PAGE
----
Crow and Owl Fight (202)
Crow Reveille (207)
Single Excited Crow (208)
Model #MC-CR1
Crow #2
Crow Distress (201A)
Fighting Crows (205)
Hawk With Crow Distress (201C)
Crow and Hawk Fight (203)
Model #MC-CR2 Crow #3
Young Crow in Distress (209)
Crow Frenzy (204)
Crow Distress With Owl (206)
Crow Come Here (210)
Model #MC-CR3 Snow Geese #1
Snow Goose Calls (306A)
Single Snow Goose Calling (306B)
Feeding Snow Geese (306C)
Calling Snow Geese (306D)
Model #MC-SG1
Turkey Calling #1
Tree Call
Fly-Down Cackle
Plain Hen Yelps
Excited Hen Yelps
Model #MC-TK1 Turkey Calling #2
Cutting
Excited Hen Yelps
Soft Hen Yelps
Cluck & Purr
Model #MC-TK2 Turkey Calling #3
(Locator)
Barred Owl Hoot
Crow Call
Gobble
Coyote Howler
Model #MC-TK3
Moose Calling #1

Cow In Heat
Aggressive Cow
Cow
Mature Bull
Model #MC-MC1 NEW Deer Calling #1
(Basic)
Buck Grunt
Immature Buck & Doe Grunt
Estrus Bleat
Snort Wheeze
Model #MC-DC1 Deer Calling #2
(Pre-Rut)
Doe Bleat
Buck Grunt
Social Sparring
Antler Tree Rubbing
Model #MC-DC2
Deer Calling #3
(Rut)
Buck Grunt
Snort Wheeze
Rattling
Estrus Bleat
Model #MC-DC3
To purchase this product, click on the Dealer Locator to find stores in your area or links to mail order and online catalogs.

Back


With the introduction of the electronic caller hunters not need take hours upon hours of time to master the art of mouthcalling. Just put in a memory card and press play. Its just that easy. However there is a manner in which to use the caller which we will speak about in strategies of predator hunting. The hunter has to know how to use this state of the art equipment.
Predator Hunting Strategies
Coyotes and Fox Strategies
Different species of predators must be pursued in different manner. Strategies that work for coyote hunting may or may not work with bobcat hunting. Coyotes found in low deserts and valleys weigh about 20 pounds, less than half of their mountain kin, who can weigh up to 50 pounds. Desert Coyotes are light gray or tan with a black tip on the tail. Coyotes of high elevations have fur that is darker, thicker and longer; the under parts are nearly white, with some specimens having a white tip on the tail. In winter the coats of mountain coyotes become long and silky, and trappers hunt them for their fur.
The coyote is one of the few wild animals whose vocalizations are commonly heard. At night coyotes both howl (a high quavering cry) and emit a series of short, high-pitched yips. Howls are used to keep in touch with other coyotes in the area. Sometimes, when it is first heard, the listener may experience a tingling fear of primitive danger, but to the seasoned outdoorsman, the howl of the coyote is truly a song of the West.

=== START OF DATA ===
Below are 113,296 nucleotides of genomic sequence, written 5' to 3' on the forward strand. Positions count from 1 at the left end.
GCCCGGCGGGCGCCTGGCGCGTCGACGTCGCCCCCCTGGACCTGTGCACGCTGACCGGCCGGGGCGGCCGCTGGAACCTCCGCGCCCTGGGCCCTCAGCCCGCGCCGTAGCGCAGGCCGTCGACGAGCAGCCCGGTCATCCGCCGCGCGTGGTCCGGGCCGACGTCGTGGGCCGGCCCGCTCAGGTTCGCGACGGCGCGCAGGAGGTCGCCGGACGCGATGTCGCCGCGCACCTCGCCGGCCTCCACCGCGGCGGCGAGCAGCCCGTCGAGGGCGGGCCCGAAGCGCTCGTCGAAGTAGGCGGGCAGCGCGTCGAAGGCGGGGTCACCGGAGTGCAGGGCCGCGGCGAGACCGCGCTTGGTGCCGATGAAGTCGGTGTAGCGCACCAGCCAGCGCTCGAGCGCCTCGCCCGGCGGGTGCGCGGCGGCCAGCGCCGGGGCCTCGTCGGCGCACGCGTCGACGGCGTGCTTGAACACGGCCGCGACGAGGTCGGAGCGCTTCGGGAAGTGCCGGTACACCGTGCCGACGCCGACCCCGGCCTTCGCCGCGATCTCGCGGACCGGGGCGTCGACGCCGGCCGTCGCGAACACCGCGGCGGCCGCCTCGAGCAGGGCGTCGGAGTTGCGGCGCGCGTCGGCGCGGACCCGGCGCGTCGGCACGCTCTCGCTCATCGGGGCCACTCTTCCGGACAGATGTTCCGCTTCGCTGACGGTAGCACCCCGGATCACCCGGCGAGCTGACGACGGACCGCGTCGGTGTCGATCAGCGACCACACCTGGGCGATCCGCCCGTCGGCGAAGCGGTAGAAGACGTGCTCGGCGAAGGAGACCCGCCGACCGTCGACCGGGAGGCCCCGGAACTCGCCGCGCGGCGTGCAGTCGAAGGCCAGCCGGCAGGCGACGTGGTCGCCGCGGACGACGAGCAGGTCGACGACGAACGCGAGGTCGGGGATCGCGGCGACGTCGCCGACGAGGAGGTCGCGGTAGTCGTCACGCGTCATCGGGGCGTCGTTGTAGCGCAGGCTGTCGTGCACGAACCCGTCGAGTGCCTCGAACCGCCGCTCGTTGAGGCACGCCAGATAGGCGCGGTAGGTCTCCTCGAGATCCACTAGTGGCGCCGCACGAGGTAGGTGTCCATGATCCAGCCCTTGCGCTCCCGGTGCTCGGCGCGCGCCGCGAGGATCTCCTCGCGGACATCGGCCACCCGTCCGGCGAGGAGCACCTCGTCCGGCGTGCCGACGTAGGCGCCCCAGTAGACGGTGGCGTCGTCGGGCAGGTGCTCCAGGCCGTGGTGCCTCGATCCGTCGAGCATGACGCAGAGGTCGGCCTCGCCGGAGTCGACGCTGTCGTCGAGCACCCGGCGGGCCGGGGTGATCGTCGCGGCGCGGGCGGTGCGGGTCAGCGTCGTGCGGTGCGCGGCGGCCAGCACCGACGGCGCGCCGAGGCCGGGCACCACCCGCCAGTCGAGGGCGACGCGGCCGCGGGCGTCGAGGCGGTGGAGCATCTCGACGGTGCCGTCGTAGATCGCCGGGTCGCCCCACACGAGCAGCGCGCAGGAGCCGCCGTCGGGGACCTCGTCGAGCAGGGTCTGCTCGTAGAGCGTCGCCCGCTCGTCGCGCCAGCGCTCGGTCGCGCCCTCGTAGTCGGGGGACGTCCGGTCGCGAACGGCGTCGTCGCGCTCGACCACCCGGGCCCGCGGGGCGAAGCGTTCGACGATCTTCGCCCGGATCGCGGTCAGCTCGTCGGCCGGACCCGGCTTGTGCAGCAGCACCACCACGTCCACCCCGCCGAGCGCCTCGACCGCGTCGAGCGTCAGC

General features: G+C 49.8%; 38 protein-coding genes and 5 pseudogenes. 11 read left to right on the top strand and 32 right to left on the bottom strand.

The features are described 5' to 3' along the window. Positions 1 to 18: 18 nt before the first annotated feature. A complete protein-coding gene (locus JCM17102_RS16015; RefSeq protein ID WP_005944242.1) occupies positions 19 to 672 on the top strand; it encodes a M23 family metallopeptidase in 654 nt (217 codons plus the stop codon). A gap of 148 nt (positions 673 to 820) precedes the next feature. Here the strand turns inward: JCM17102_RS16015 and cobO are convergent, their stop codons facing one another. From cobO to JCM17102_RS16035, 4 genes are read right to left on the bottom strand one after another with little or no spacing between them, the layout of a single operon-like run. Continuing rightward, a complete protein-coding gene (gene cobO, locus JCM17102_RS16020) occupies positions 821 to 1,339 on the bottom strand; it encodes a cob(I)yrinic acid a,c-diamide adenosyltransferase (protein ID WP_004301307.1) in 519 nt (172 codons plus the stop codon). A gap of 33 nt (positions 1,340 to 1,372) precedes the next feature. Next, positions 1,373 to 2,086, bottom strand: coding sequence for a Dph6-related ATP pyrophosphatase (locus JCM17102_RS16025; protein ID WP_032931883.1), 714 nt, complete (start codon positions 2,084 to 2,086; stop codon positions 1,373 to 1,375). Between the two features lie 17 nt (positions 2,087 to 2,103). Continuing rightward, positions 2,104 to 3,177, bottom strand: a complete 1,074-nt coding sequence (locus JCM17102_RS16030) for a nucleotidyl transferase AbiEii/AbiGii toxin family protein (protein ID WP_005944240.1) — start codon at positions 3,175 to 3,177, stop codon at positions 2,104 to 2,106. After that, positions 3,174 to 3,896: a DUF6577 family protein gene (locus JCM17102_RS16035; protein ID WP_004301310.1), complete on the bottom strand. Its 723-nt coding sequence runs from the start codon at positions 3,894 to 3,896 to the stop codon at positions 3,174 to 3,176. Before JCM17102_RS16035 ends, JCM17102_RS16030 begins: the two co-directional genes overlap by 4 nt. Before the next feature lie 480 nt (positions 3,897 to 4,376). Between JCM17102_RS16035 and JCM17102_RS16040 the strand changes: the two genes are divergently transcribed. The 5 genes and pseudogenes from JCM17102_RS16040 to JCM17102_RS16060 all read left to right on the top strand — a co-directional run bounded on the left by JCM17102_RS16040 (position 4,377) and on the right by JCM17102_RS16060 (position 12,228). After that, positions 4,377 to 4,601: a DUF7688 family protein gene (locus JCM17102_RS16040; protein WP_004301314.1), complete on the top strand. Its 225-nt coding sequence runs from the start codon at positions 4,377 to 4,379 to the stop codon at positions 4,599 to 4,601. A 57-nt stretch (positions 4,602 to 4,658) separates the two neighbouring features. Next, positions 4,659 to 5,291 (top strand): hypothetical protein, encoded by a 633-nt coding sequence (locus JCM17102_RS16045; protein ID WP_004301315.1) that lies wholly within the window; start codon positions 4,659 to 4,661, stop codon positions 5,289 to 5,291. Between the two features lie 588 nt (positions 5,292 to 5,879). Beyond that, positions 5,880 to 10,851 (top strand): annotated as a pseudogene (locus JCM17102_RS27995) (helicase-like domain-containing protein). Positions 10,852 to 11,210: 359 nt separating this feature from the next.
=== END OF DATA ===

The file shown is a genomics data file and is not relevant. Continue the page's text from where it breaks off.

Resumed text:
• Howling - communication with others in the area. Also, an announcement that “I am here and this is my area. Other males are invited to stay away but females are welcome to follow the sound of my voice. Please answer and let me know where you are so we don't have any unwanted conflicts.”
• Yelping - a celebration or criticism within a small group of coyotes. Often heard during play among pups or young animals.
• Bark - The scientific name for coyotes means "Barking dog," Canis latrans. The bark is thought to be a threat display when a coyote is protecting a den or a kill. The bark also is used to convey danger or announce their detection of a hunter.
• Huffing - is usually used for calling pups without making a great deal of noise.
The coyote's tail is used in threat displays. It becomes bushy and is held horizontally when the Coyote displays aggression.
The coyote's hearing is very acute and is used for detecting prey and avoiding danger. Movement and position of the ears are used to communicate mood and rank. The coyote's sense of smell is highly developed and is used to detect prey and carrion. It is also used to detect the scent left by other coyotes as territorial markers. The coyote has 5 digits on the forefeet, including the dewclaw (remnants of a 5th digit) and 4 digits on the hindfeet. The coyote is digitigrade meaning it walks with only its toes touching the ground.
A coyote travels over its range and hunts both day and night, running swiftly and catching prey easily. It has a varied diet and seems able to exist on whatever the area offers in the way of food. Coyotes eat meat and fish, either fresh or spoiled, and at times eat fruit and vegetable matter and have even been known to raid melon patches.
Although the coyote has been observed killing sheep, poultry and other livestock, it does not subsist on domestic animals. Food habit studies reveal that its principle diet is composed of mice, rabbits, ground squirrels, other small rodents, insects, even reptiles, and fruits and berries of wild plants.
The coyote is an opportunistic predator that uses a variety of hunting techniques to catch small mammals likes rabbits and squirrels, which comprise the bulk of its diet. Although it hunts alone to catch small prey, it may join with others in hunting larger mammals like young deer or a pony.